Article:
As we build out state level access to justice leadership that does beyond information sharing to project leadership and the building of an integrated system, it is great to see two new state level initiatives that are building the needed foundation.
Demonstrating the leadership power that comes with grant-making, the California ATJ Commission has recently announced the awarding of four grants worth $185,000 in total. They were the first in a new Modest Means Incubator program that funds groups to train lawyers to create sustainable law practices providing affordable legal services. The guidelines for the RFP process are here. Reading them will show how such an RFP process can guide collaborations, evaluation and other important aspects of access innovation.
I believe that all Commission should be exploring such competitive and guideline-driven grant-making, even it it means going out and raising the money to do so. (In this case the funding came from the Ford Foundation, the Public Welfare Foundation and the California Bar Foundation). For Commissions to become real leaders, they have to get beyond the idea that they just help raise money that then gets distributed on formula. Such a system is one of the ways we discourage leadership through our institutional structures. Local as well as national money will be needed.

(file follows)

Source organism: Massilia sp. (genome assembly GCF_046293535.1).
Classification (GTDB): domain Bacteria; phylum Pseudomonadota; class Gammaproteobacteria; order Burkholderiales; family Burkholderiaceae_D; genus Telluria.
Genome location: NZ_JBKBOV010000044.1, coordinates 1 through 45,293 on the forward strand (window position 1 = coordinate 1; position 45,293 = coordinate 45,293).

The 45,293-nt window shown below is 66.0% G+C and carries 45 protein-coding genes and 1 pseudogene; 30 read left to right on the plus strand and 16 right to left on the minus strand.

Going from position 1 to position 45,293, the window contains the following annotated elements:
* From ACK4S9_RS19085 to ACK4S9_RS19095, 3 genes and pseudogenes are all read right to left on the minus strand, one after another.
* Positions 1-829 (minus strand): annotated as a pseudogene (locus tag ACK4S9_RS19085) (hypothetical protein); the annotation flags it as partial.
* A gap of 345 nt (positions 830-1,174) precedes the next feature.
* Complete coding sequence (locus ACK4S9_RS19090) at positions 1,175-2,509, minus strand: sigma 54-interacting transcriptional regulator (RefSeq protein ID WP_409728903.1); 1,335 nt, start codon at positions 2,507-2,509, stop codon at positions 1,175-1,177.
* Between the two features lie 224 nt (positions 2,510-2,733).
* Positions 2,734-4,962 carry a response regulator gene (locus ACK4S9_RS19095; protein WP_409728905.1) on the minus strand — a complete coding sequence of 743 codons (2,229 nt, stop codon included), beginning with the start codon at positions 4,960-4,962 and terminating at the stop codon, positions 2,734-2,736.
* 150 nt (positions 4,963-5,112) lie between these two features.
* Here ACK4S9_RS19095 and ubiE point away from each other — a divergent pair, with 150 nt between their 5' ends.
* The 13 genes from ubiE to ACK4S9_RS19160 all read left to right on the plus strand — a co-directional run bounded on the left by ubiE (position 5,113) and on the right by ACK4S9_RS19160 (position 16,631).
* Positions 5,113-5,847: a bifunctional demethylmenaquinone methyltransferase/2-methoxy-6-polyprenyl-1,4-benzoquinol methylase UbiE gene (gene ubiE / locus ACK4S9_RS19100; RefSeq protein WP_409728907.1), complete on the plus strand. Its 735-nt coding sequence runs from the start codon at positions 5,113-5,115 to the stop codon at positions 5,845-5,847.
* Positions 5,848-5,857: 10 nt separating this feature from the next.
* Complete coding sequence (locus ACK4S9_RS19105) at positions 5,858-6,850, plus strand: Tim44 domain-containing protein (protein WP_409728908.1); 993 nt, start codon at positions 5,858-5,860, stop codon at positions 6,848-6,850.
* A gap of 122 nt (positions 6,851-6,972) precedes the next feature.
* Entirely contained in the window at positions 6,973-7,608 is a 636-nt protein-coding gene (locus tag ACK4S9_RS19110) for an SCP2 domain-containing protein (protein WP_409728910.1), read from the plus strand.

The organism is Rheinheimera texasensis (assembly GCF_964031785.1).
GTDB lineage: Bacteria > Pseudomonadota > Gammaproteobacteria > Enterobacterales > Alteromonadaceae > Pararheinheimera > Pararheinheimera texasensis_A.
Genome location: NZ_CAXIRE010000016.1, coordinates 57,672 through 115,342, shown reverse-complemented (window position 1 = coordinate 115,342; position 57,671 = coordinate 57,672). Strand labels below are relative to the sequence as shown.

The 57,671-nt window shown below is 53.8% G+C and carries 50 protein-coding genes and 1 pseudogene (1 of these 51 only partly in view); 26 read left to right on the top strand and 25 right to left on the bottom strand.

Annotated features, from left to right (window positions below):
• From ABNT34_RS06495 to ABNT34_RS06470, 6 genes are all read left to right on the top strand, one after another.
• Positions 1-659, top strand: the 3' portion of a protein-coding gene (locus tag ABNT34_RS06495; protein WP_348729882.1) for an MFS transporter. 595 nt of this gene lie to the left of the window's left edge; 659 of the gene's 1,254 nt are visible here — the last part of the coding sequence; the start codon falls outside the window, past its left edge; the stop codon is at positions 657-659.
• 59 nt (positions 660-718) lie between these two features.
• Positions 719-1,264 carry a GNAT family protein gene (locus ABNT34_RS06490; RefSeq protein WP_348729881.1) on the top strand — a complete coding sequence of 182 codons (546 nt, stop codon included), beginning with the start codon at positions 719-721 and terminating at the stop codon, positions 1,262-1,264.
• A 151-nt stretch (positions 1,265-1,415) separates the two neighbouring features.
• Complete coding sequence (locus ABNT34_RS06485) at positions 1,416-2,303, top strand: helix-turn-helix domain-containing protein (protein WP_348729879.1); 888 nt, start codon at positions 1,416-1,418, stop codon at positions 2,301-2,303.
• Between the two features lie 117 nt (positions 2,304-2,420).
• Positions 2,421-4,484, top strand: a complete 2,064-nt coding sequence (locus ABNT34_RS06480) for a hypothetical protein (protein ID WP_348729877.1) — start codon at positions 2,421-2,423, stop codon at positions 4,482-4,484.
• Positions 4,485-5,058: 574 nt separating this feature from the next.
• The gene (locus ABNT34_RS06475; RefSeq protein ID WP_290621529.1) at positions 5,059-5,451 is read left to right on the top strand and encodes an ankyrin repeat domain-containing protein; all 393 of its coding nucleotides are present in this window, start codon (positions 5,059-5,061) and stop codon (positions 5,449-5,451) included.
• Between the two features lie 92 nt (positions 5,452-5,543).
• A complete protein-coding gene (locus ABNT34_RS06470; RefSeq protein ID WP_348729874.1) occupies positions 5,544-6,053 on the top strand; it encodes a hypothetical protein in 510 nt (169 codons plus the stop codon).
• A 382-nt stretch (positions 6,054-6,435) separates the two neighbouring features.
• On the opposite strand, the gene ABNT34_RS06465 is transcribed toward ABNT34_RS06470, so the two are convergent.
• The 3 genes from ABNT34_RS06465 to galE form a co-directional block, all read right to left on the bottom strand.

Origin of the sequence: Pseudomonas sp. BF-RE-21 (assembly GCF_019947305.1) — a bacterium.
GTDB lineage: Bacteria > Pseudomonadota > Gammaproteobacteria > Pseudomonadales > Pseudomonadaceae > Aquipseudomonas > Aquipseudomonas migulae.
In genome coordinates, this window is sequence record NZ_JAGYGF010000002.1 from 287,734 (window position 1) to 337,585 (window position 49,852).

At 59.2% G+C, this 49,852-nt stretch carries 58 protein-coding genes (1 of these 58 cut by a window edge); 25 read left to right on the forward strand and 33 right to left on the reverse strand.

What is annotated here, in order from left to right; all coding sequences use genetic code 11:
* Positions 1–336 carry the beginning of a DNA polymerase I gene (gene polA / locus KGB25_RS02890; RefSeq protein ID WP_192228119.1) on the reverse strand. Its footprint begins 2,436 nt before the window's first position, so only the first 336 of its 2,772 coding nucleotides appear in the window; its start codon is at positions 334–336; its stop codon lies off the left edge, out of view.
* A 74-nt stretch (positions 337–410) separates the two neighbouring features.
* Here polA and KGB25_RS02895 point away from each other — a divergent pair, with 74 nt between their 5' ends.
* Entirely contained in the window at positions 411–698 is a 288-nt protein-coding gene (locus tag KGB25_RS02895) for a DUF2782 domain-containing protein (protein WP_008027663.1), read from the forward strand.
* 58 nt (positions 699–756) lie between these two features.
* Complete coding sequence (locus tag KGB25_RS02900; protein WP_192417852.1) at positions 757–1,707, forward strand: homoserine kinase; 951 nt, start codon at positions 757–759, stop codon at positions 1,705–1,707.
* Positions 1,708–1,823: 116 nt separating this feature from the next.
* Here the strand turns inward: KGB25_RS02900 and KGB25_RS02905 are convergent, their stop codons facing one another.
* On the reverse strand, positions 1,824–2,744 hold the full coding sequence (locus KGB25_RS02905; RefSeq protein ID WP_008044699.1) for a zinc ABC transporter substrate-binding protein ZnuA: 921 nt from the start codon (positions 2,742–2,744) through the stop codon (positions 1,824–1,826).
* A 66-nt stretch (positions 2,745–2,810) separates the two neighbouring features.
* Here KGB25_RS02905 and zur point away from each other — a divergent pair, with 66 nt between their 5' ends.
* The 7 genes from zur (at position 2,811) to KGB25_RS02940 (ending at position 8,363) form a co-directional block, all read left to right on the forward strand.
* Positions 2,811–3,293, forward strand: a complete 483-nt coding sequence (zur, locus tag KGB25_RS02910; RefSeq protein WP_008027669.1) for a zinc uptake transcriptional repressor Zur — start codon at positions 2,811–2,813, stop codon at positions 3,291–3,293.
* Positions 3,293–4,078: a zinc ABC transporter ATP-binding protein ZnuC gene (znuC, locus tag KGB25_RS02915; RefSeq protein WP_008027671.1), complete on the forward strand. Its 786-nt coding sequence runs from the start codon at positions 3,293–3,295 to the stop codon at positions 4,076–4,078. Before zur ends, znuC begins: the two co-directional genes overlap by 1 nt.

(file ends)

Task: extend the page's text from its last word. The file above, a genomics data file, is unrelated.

Similar good news out of Florida. The State Supreme Court has not only given broad publicity to the creation of its new ATJ Commission, reflecting its commitment, it has also announced plans to broadcast over the Internet its first meeting at this link. The meeting will be this Friday Jan 16 at 12:30 PM, Eastern. The agenda is here. While the whole agenda is important, particularly interesting will be the keynote, given by Texas Chief Justice Nathan Hecht, scheduled to be delivered at 1:10. Those interested in the expanding role of Commissions may also be particularly interested in remarks by Melissa Pershing to be given at 1:40, immediately following CJ Hecht.
It should be noted that I understand that Florida found that the announcement of the ATJ Commission got more media attention that any prior Florida Supreme Court release. This suggests that Voices is getting through in changing the thinking of media folks. It is also particularity nice that NCSC is using its communications systems to spread the word about Commissions, legal aid, and access to justice. I very much hope that we will soon see the same increase in media attention to court-based legal aid that we are already seeing to community-based legal aid. This is something we can all help happen by suggesting stories to Voices for Civil Justice, and by making sure that local court media people are aware of, and connected to, its activities.